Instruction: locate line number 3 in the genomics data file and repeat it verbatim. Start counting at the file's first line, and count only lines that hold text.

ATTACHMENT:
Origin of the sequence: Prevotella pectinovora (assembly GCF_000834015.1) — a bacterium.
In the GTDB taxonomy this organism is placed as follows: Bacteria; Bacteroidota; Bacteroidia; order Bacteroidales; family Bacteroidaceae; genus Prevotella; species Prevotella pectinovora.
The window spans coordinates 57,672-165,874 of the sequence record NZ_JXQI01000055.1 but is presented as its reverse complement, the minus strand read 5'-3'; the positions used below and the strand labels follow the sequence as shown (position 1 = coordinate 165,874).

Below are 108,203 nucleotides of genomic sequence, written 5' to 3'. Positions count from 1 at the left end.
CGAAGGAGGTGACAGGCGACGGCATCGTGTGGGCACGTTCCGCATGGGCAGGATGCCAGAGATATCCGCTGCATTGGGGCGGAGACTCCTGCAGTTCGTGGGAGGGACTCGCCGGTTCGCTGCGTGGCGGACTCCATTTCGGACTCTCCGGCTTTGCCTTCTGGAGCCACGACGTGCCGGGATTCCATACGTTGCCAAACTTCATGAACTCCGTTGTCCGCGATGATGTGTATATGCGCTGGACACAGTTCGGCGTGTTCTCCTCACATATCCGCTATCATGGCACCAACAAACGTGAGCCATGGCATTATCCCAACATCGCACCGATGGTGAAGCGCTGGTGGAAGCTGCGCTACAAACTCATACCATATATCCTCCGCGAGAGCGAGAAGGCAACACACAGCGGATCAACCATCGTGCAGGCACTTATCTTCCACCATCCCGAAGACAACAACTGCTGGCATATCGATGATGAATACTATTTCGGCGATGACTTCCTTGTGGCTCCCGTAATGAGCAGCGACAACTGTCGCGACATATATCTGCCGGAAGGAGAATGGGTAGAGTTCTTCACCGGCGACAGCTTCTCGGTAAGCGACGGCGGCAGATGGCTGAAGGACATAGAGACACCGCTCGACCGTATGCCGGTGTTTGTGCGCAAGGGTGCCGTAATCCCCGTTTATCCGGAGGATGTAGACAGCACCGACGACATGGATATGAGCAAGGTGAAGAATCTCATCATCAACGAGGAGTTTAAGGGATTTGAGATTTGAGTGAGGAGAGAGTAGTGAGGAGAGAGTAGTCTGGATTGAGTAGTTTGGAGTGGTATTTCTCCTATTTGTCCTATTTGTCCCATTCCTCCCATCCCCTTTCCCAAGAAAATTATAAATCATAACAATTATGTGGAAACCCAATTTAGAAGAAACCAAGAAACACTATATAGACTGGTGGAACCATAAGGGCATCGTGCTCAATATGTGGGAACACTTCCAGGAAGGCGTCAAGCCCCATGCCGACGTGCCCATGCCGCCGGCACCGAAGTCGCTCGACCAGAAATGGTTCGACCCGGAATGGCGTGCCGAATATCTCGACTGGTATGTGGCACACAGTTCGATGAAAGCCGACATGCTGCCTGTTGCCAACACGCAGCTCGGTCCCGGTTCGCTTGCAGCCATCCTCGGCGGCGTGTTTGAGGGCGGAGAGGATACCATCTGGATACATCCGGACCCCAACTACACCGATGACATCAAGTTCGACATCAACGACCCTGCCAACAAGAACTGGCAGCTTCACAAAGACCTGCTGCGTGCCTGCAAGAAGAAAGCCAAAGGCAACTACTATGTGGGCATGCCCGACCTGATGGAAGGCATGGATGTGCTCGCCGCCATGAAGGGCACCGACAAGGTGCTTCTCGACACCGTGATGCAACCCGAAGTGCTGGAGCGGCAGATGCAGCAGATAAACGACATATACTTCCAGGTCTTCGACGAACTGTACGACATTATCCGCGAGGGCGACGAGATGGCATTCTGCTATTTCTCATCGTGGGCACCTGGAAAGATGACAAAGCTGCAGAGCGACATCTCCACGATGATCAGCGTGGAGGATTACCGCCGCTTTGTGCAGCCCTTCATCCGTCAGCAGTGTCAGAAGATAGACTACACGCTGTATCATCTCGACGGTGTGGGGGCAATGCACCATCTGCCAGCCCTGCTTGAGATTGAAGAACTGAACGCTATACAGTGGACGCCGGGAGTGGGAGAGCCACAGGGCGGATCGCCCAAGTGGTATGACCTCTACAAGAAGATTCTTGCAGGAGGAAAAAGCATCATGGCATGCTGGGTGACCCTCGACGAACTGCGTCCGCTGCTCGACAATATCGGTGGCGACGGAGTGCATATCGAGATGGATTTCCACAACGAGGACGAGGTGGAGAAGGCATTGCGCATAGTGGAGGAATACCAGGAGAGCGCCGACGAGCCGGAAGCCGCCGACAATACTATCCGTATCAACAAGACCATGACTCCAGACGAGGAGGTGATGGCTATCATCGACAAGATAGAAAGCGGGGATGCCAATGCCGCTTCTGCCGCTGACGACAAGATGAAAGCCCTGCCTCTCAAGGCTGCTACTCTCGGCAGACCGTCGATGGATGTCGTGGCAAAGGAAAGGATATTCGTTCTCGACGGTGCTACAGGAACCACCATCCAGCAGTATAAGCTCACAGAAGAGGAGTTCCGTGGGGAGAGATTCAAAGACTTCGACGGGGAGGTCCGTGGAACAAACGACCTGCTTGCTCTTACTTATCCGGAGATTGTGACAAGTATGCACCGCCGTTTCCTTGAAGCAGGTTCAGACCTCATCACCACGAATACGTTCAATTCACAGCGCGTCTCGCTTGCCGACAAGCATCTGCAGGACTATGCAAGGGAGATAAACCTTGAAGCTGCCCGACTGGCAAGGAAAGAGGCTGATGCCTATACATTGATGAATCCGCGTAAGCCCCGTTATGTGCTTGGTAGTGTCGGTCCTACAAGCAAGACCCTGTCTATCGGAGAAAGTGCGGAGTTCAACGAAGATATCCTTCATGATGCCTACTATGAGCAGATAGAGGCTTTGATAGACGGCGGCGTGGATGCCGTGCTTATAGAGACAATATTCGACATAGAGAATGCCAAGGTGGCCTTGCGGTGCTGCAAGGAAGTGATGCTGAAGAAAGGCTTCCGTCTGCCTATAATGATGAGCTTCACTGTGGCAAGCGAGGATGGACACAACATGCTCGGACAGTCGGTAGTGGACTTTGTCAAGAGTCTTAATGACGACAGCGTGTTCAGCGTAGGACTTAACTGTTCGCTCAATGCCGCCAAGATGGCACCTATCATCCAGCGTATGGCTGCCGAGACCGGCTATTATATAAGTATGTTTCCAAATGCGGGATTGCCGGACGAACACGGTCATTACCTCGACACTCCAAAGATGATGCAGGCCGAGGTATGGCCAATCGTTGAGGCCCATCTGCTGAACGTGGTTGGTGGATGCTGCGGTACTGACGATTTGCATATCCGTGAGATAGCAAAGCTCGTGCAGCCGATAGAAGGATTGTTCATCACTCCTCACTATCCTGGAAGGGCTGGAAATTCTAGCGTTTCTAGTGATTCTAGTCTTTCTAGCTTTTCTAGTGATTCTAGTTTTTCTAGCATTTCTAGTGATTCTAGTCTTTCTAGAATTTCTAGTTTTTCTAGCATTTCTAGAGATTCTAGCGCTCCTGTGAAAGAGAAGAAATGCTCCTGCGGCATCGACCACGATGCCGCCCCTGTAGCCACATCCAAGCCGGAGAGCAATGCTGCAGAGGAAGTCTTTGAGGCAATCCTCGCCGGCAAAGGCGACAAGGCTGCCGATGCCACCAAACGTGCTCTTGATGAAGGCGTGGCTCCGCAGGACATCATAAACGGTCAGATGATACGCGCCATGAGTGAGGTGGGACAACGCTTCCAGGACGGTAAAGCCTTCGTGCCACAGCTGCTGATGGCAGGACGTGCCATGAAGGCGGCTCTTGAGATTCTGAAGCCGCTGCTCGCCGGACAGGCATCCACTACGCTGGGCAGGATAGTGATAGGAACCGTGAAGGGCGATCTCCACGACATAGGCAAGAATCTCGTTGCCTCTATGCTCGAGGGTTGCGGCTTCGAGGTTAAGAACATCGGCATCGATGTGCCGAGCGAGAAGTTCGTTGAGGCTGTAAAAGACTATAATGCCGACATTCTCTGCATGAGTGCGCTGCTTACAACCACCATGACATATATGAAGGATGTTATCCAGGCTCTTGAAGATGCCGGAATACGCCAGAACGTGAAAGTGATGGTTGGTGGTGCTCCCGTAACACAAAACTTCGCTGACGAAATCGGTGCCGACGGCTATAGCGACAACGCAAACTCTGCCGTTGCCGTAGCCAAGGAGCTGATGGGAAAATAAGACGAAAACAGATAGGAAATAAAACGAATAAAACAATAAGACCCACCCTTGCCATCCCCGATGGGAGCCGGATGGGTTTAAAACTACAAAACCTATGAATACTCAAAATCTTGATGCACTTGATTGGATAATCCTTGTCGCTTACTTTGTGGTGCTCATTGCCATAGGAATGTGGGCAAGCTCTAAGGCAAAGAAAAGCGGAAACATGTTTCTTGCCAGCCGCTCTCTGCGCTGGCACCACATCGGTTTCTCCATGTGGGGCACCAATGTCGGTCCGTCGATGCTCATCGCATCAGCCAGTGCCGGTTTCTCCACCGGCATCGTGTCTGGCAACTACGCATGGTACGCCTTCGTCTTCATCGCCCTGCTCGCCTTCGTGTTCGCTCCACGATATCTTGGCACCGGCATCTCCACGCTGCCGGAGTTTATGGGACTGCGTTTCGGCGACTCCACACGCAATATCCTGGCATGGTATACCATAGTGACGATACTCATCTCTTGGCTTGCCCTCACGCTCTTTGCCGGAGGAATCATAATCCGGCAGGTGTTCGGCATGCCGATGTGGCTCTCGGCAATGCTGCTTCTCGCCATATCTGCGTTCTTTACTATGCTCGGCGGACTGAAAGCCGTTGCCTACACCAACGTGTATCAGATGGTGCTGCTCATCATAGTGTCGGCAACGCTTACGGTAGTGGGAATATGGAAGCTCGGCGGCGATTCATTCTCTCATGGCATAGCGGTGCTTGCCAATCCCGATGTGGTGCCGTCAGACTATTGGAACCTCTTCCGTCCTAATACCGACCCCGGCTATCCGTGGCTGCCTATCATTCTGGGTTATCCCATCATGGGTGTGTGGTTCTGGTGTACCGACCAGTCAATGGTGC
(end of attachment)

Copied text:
The window spans coordinates 57,672-165,874 of the sequence record NZ_JXQI01000055.1 but is presented as its reverse complement, the minus strand read 5'-3'; the positions used below and the strand labels follow the sequence as shown (position 1 = coordinate 165,874).